Yes, you can. Plywood is used in the scaffolding and access world every day. On a large-scale industrial project, plywood can be one of the largest consumable costs depending on the facility and the type of scaffold.
Uses of plywood in access scaffolding
- Covering a large area on scaffolds to reduce the scaffold plank count. Also known as skip planking.
- Covering large area scaffold for a rolling tower to be erected on top of it to reach different elevations of a unique design.
- Covering gaps where piping and other objects stick up through the platform where additional planning cannot fit.
Do you know how wide is a scaffold board ? The width is 225 mm, 3.9 m length, and 38 mm thickness– P. Pierson
The occupational safety and health administrative requires that all scaffolds:
- Must be designed by qualified personnel.
- Must be handled by an able person to resolve problems resulting from the subject matter.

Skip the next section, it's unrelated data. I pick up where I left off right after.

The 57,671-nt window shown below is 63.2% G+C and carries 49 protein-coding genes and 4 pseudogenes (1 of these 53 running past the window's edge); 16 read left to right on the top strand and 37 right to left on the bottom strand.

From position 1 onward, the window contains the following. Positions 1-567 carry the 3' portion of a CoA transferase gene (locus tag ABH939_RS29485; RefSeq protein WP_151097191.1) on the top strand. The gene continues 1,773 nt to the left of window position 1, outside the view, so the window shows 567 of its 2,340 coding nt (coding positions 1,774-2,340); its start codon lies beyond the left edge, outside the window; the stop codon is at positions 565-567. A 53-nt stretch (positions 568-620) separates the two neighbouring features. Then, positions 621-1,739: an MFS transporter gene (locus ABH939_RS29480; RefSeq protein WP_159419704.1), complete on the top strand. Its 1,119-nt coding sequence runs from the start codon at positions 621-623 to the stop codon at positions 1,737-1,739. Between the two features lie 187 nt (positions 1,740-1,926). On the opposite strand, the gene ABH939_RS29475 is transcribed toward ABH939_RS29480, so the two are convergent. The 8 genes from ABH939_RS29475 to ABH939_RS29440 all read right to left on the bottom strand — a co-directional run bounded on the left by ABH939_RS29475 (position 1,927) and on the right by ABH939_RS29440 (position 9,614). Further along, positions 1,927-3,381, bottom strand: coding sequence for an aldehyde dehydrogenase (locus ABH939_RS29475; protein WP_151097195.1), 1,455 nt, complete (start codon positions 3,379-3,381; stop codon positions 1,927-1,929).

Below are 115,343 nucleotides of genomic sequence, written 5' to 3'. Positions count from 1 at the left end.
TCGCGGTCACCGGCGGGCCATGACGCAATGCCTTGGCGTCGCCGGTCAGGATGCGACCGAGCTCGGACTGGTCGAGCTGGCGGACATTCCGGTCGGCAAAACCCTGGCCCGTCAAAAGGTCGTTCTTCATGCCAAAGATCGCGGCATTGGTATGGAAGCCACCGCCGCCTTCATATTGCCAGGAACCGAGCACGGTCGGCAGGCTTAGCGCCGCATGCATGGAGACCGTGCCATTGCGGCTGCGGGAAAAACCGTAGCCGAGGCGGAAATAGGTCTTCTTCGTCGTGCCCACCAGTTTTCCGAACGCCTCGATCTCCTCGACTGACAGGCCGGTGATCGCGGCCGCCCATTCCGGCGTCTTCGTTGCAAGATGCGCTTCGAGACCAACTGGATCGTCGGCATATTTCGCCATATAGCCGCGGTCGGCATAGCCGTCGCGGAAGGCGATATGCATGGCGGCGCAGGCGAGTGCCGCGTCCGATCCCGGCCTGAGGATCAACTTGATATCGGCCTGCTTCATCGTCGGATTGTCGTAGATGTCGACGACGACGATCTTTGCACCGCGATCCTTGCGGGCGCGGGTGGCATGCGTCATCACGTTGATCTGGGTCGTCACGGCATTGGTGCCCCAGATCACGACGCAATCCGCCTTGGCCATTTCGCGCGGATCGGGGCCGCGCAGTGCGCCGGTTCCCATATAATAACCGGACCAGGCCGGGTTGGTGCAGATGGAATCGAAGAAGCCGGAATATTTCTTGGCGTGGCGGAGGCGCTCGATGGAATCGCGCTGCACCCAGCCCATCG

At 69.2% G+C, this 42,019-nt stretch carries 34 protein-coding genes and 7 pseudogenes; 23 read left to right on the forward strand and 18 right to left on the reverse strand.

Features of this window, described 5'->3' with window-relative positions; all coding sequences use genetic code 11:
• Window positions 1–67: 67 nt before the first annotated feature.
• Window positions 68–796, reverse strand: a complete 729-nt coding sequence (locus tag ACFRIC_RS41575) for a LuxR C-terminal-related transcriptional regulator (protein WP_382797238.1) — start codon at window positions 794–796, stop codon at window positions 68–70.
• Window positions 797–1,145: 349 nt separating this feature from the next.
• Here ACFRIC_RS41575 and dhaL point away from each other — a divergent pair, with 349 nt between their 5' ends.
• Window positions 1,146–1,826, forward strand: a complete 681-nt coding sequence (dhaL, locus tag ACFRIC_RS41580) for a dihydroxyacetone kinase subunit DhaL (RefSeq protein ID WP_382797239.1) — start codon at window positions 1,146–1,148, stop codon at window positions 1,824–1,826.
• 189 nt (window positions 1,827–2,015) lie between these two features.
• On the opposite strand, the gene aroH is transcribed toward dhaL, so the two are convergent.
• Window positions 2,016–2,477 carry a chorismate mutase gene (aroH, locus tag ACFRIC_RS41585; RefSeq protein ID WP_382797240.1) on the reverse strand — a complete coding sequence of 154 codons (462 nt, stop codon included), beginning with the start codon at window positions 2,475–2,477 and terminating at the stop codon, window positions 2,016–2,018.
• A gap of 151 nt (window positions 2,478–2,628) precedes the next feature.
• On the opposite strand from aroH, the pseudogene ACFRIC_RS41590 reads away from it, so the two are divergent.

Factors to consider in selecting plywood
Here are several essential factors to consider when choosing scaffolding plywood:
Face grain direction
Plywood has both a strong direction and a weak direction for carrying loads to support. It is also strongest when the grain direction of the face veneers is perpendicular to the members supporting the plywood.
Number of plies
A greater number of plies improvement randomization of strength reduces characteristics, e.g knots which in turn results in a more consistent product that can be designed using higher allowable stresses.
Point loads implied
Larger loads occurring over a small footprint may require special consideration as they can create an overload for plywood due to either located fibre crushing or rolling shear.
Therefore it is permissible to use plywood as a platform decline material on scaffolding. There are a lot of solutions available to cover gaps from steel plank fillings to smaller planks that hook into the side to cover gaps where protrusions exist but plywood remains the most common in the marketplace today.